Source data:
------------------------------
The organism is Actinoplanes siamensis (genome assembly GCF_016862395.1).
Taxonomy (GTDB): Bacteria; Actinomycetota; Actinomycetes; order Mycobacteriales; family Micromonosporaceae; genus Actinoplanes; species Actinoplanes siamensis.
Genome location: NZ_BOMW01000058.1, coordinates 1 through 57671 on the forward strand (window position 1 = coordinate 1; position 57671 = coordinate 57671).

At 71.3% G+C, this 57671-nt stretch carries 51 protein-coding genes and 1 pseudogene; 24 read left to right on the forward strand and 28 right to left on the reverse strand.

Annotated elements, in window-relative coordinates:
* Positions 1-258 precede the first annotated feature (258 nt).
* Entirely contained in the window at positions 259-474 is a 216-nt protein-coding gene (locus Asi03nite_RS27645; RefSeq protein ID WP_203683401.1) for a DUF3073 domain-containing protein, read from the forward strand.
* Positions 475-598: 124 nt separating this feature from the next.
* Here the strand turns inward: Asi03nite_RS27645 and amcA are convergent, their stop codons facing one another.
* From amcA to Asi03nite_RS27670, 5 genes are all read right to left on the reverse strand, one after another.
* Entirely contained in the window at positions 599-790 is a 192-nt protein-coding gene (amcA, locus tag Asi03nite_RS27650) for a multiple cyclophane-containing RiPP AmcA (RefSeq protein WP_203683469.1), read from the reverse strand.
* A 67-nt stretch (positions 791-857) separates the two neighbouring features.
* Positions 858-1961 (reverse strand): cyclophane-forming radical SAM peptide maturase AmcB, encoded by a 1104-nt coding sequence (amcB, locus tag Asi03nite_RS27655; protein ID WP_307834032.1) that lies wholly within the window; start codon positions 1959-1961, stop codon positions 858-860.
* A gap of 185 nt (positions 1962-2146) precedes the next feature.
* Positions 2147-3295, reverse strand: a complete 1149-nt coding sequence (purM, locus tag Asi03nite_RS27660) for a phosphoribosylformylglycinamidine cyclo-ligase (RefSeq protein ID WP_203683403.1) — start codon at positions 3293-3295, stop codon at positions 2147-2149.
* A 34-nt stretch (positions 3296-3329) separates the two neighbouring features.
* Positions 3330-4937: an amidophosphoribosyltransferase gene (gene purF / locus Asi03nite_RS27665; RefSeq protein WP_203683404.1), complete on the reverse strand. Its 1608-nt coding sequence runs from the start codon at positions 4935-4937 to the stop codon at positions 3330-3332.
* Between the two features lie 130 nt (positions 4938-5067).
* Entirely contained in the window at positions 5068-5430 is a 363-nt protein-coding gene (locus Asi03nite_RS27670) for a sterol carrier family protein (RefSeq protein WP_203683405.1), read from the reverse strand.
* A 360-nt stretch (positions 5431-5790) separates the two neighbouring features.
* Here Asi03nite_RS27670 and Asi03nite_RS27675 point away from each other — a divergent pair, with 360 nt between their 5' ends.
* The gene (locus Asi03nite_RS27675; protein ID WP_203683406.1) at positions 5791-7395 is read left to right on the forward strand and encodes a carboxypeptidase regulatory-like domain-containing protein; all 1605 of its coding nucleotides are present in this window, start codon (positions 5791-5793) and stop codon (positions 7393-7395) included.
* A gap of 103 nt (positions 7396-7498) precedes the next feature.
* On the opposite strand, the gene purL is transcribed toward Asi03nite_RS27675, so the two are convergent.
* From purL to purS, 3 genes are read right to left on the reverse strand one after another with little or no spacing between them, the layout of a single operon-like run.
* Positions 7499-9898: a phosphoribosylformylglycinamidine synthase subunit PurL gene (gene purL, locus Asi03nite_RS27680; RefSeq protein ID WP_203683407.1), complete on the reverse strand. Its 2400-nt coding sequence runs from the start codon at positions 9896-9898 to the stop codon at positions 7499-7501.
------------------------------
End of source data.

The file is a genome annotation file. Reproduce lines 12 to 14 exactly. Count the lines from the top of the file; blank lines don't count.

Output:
* A 67-nt stretch (positions 791-857) separates the two neighbouring features.
* Positions 858-1961 (reverse strand): cyclophane-forming radical SAM peptide maturase AmcB, encoded by a 1104-nt coding sequence (amcB, locus tag Asi03nite_RS27655; protein ID WP_307834032.1) that lies wholly within the window; start codon positions 1959-1961, stop codon positions 858-860.
* A gap of 185 nt (positions 1962-2146) precedes the next feature.